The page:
For a girl who saved over Rs 15 lakh for her marriage, a 10-year wait is an end to her dreams
Hari Hara Mishra | November 24, 2021
A few months after the Punjab and Maharashtra Co-Operative Bank Ltd (PMC Bank) was put under moratorium in September 2019, I met an announcer in a function on banking organised by an industry body, with which I have been associated. She was young, pretty beautiful and had a sweet voice and modulation. She had dreams in her eyes of getting married, and for which she had saved all her earnings of last few years over Rs 15 lakh in the PMC Bank. She had a brief chat with me that day, and she expressed her anxiety about getting back the money soon so that she could get married, as she was at her prime. She hoped that everything would be all right soon.
Yesterday, two years after the collapse of the bank, a draft scheme of amalgamation of PMC Bank with Unity Small Finance Bank has been put up. In terms of the proposal, retail depositors will get upto Rs 5 lakh released by Deposit Insurance and Guarantee Corporation (DI&CGC) upfront. Thankfully, the insurance coverage under DICGC, which was fixed at Rs 1 lakh way back in 1993, has been enhanced recently.
When the PMC Bank crisis hit, I had written a column in an online portal arguing for increase of the then existing DI&CGC limit of Rs 1 lakh to at least Rs 4 lakh, in view of average inflation of 5% since 1993 and greater savings-to-GDP ratio in the preceding decades. The article also discussed how stress in banks can be anticipated and what can be done immediately, should a crisis arise.
Now, PMC bank depositors, under the proposed scheme of amalgamation, will get back Rs 5 lakh upfront after implementation of the scheme. For the residual amount beyond Rs 5 lakh, they will be paid over a staggered period:
After 2 years: Rs 0.5 lakh
After 3 years: Rs 1 lakh
After 4 years: Rs 3 lakh
After 5 years: Rs 5.5 lakh
For any amount above thereof will be payable after 10 years on demand. And for the next 5 years there will no further interest paid on the deposits.
For institutional deposits, 80% of uninsured deposit will be converted into Perpetual Non-Cumulative Preference Shares (PNCPS) of the transferee bank with dividend of 1% per annum payable annually. The remaining 20% of the institutional deposits will be converted into equity warrants of transferee bank at a price of Re. 1 per warrant, which will further be converted into equity shares of the transferee bank at the time of the initial public offer (IPO) when the transferee bank goes for a public issue at a price to be determined at that time.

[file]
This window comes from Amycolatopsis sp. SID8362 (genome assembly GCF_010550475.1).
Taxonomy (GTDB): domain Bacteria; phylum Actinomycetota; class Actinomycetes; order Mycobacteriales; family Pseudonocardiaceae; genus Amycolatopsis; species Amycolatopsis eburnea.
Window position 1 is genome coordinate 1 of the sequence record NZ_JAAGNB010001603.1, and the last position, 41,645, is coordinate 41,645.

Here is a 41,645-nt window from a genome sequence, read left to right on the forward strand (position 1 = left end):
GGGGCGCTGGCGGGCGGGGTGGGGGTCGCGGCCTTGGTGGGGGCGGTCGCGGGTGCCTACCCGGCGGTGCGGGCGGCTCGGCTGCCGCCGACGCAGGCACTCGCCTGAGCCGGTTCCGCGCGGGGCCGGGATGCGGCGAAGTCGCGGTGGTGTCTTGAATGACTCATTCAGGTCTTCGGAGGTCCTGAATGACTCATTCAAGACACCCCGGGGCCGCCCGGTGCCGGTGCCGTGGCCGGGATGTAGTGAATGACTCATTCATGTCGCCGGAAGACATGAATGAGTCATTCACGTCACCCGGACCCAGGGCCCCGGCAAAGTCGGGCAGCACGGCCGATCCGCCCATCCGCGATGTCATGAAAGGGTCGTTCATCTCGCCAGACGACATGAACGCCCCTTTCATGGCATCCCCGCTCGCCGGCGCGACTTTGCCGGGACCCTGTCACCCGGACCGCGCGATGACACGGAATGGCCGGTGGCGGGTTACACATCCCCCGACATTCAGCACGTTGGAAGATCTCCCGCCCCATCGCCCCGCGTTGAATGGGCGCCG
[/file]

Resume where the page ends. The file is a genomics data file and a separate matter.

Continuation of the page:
Banks survive on trusts. Depositors trust banks. Safety of deposits in banks is the edifice of trust in banking. In absence of that, bank deposits will be perceived as risky and volatile as investment in stock markets. And, in fact, in present case 20% of deposits get converted into warrant to be subsequently converted into share of the transferee bank at the time of the IPO.
In recent past, the depositors of Yes Bank and Lakshmi Vilas Bank got protected and normalcy in their account got restored in swift manner in a matter of 10-15 days. It is time to have a standard resolution process for stressed banking entities in place to mitigate varied treatment meted out to various banks at various times.
The present amalgamation scheme needs to be reviewed to ensure that all depositors get their money back. They have already waited for two years and have suffered considerably during the process. Missed treatment, education, deprivation of fixed income earning and what not.
At least after two years of misery, no haircut or delay in receiving one’s hard-earned money. And, yes, the PMC Bank has a large number of pensioners. It will be unfair to deprive them of future interest, the source of their livelihood, for next 5 years.
The possibility of extending a liquidity tap for the differential amount (PMC Bank’s total deposits liability - DI&CGC Guarantee) must be explored to help Unity Small Finance Bank to pay off all depositors of PMC Bank, with no ifs and buts.
Mishra is a policy analyst and columnist.
Fire on the Ganges: Life among the Dead in Banaras By Radhika Iyengar 4th Estate / HarperCollins, 348 pages, 599
Calling for reforms in the Engineering Department of BMC, Mumbai Vikas Samiti, a not-for-profit organisation has said that less than optimum performance of Engineering Function has added to the woes of citizens and deterioration in the quality of life in the metro. In its recently released r
Hailing the Maharashtra government for introducing a bill to amend the Insecticide Act, 1968, Pesticide Action Network (PAN) India has called the amendments ‘very focussed’ and urged the state to expand their scope to address other challenges. The bill, introduced in the a
`Garba of Gujarat` has been inscribed in the Representative List of Intangible Cultural Heritage (ICH) of Humanity by UNESCO, under the provisions of the 2003 Convention for the Safeguarding of Intangible Cultural Heritage during the 18th meeting of the Intergovernmental Committee for the Safeguarding of t
Since its inception, Citizen Financial Cyber Fraud Reporting and Management System has witnessed more than 12.77 lakh complaints registered (till November 15, 2023), and has saved more than Rs. 930 crore in more than 3.80 lakh complaints. This was stated by minister of state for home affair
Impacts and implications of Climate Change Vulnerability in the Himalayan Region and ways of creating ‘Climate Resilient Development in Indian Himalayan Region by making mountain communities green and resilient were discussed the side event hosted at the India pavilion at the UN Climate Conference CO